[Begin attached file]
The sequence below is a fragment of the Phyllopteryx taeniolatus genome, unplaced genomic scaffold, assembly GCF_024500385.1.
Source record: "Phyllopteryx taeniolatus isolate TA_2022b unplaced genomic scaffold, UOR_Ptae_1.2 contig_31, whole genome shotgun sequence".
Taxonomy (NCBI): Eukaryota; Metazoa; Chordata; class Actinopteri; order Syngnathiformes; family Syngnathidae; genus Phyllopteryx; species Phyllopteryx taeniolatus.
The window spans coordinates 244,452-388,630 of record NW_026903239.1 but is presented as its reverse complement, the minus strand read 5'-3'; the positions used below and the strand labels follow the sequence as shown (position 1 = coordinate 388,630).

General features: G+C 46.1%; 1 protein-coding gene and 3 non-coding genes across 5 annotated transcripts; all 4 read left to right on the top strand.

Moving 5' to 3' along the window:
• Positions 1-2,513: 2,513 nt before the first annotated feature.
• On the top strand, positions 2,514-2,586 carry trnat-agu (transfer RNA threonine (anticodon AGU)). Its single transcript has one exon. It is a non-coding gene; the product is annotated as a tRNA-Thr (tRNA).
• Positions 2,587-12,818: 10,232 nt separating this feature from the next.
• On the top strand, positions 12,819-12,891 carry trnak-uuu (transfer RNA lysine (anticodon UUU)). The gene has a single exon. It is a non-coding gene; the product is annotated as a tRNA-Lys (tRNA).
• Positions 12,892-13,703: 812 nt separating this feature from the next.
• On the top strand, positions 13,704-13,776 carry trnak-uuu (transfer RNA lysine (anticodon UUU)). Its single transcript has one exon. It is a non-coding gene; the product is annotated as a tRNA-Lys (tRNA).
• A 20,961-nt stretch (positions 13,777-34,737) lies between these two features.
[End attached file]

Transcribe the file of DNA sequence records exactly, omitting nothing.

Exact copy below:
The sequence below is a fragment of the Phyllopteryx taeniolatus genome, unplaced genomic scaffold, assembly GCF_024500385.1.
Source record: "Phyllopteryx taeniolatus isolate TA_2022b unplaced genomic scaffold, UOR_Ptae_1.2 contig_31, whole genome shotgun sequence".
Taxonomy (NCBI): Eukaryota; Metazoa; Chordata; class Actinopteri; order Syngnathiformes; family Syngnathidae; genus Phyllopteryx; species Phyllopteryx taeniolatus.
The window spans coordinates 244,452-388,630 of record NW_026903239.1 but is presented as its reverse complement, the minus strand read 5'-3'; the positions used below and the strand labels follow the sequence as shown (position 1 = coordinate 388,630).

General features: G+C 46.1%; 1 protein-coding gene and 3 non-coding genes across 5 annotated transcripts; all 4 read left to right on the top strand.

Moving 5' to 3' along the window:
• Positions 1-2,513: 2,513 nt before the first annotated feature.
• On the top strand, positions 2,514-2,586 carry trnat-agu (transfer RNA threonine (anticodon AGU)). Its single transcript has one exon. It is a non-coding gene; the product is annotated as a tRNA-Thr (tRNA).
• Positions 2,587-12,818: 10,232 nt separating this feature from the next.
• On the top strand, positions 12,819-12,891 carry trnak-uuu (transfer RNA lysine (anticodon UUU)). The gene has a single exon. It is a non-coding gene; the product is annotated as a tRNA-Lys (tRNA).
• Positions 12,892-13,703: 812 nt separating this feature from the next.
• On the top strand, positions 13,704-13,776 carry trnak-uuu (transfer RNA lysine (anticodon UUU)). Its single transcript has one exon. It is a non-coding gene; the product is annotated as a tRNA-Lys (tRNA).
• A 20,961-nt stretch (positions 13,777-34,737) lies between these two features.